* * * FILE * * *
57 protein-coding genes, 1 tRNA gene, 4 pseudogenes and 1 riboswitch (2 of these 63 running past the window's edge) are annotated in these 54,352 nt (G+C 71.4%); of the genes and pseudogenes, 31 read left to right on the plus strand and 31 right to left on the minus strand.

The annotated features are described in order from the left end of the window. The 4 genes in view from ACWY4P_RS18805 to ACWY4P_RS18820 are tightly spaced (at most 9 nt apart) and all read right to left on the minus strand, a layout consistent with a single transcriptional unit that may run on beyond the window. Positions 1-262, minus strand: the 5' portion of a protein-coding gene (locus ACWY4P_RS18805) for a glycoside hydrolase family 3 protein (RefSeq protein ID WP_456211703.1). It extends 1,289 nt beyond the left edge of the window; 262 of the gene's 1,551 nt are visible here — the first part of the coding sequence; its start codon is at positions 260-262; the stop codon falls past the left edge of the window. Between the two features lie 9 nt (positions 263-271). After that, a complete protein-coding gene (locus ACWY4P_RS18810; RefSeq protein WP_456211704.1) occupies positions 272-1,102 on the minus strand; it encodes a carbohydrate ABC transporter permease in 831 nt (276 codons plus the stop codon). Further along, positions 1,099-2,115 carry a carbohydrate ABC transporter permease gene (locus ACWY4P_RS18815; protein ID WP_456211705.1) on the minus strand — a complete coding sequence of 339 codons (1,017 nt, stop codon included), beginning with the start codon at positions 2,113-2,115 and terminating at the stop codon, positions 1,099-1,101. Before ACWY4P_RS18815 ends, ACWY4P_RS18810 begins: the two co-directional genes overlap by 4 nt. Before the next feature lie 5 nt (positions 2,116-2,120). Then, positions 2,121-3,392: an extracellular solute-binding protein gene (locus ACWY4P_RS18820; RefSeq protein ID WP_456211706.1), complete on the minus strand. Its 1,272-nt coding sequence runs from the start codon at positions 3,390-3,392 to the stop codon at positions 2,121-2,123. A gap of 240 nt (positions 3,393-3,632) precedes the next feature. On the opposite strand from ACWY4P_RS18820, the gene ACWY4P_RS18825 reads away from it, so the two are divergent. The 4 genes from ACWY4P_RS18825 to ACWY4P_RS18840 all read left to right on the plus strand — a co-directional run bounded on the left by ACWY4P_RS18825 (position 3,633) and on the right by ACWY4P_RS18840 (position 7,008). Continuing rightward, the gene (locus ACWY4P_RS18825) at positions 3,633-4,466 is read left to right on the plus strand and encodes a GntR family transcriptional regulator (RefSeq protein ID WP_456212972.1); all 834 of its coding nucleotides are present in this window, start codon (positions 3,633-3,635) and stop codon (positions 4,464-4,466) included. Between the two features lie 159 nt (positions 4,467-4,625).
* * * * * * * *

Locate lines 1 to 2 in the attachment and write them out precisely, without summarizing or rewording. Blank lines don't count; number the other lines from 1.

57 protein-coding genes, 1 tRNA gene, 4 pseudogenes and 1 riboswitch (2 of these 63 running past the window's edge) are annotated in these 54,352 nt (G+C 71.4%); of the genes and pseudogenes, 31 read left to right on the plus strand and 31 right to left on the minus strand.

The annotated features are described in order from the left end of the window. The 4 genes in view from ACWY4P_RS18805 to ACWY4P_RS18820 are tightly spaced (at most 9 nt apart) and all read right to left on the minus strand, a layout consistent with a single transcriptional unit that may run on beyond the window. Positions 1-262, minus strand: the 5' portion of a protein-coding gene (locus ACWY4P_RS18805) for a glycoside hydrolase family 3 protein (RefSeq protein ID WP_456211703.1). It extends 1,289 nt beyond the left edge of the window; 262 of the gene's 1,551 nt are visible here — the first part of the coding sequence; its start codon is at positions 260-262; the stop codon falls past the left edge of the window. Between the two features lie 9 nt (positions 263-271). After that, a complete protein-coding gene (locus ACWY4P_RS18810; RefSeq protein WP_456211704.1) occupies positions 272-1,102 on the minus strand; it encodes a carbohydrate ABC transporter permease in 831 nt (276 codons plus the stop codon). Further along, positions 1,099-2,115 carry a carbohydrate ABC transporter permease gene (locus ACWY4P_RS18815; protein ID WP_456211705.1) on the minus strand — a complete coding sequence of 339 codons (1,017 nt, stop codon included), beginning with the start codon at positions 2,113-2,115 and terminating at the stop codon, positions 1,099-1,101. Before ACWY4P_RS18815 ends, ACWY4P_RS18810 begins: the two co-directional genes overlap by 4 nt. Before the next feature lie 5 nt (positions 2,116-2,120). Then, positions 2,121-3,392: an extracellular solute-binding protein gene (locus ACWY4P_RS18820; RefSeq protein ID WP_456211706.1), complete on the minus strand. Its 1,272-nt coding sequence runs from the start codon at positions 3,390-3,392 to the stop codon at positions 2,121-2,123. A gap of 240 nt (positions 3,393-3,632) precedes the next feature. On the opposite strand from ACWY4P_RS18820, the gene ACWY4P_RS18825 reads away from it, so the two are divergent. The 4 genes from ACWY4P_RS18825 to ACWY4P_RS18840 all read left to right on the plus strand — a co-directional run bounded on the left by ACWY4P_RS18825 (position 3,633) and on the right by ACWY4P_RS18840 (position 7,008). Continuing rightward, the gene (locus ACWY4P_RS18825) at positions 3,633-4,466 is read left to right on the plus strand and encodes a GntR family transcriptional regulator (RefSeq protein ID WP_456212972.1); all 834 of its coding nucleotides are present in this window, start codon (positions 3,633-3,635) and stop codon (positions 4,464-4,466) included. Between the two features lie 159 nt (positions 4,467-4,625).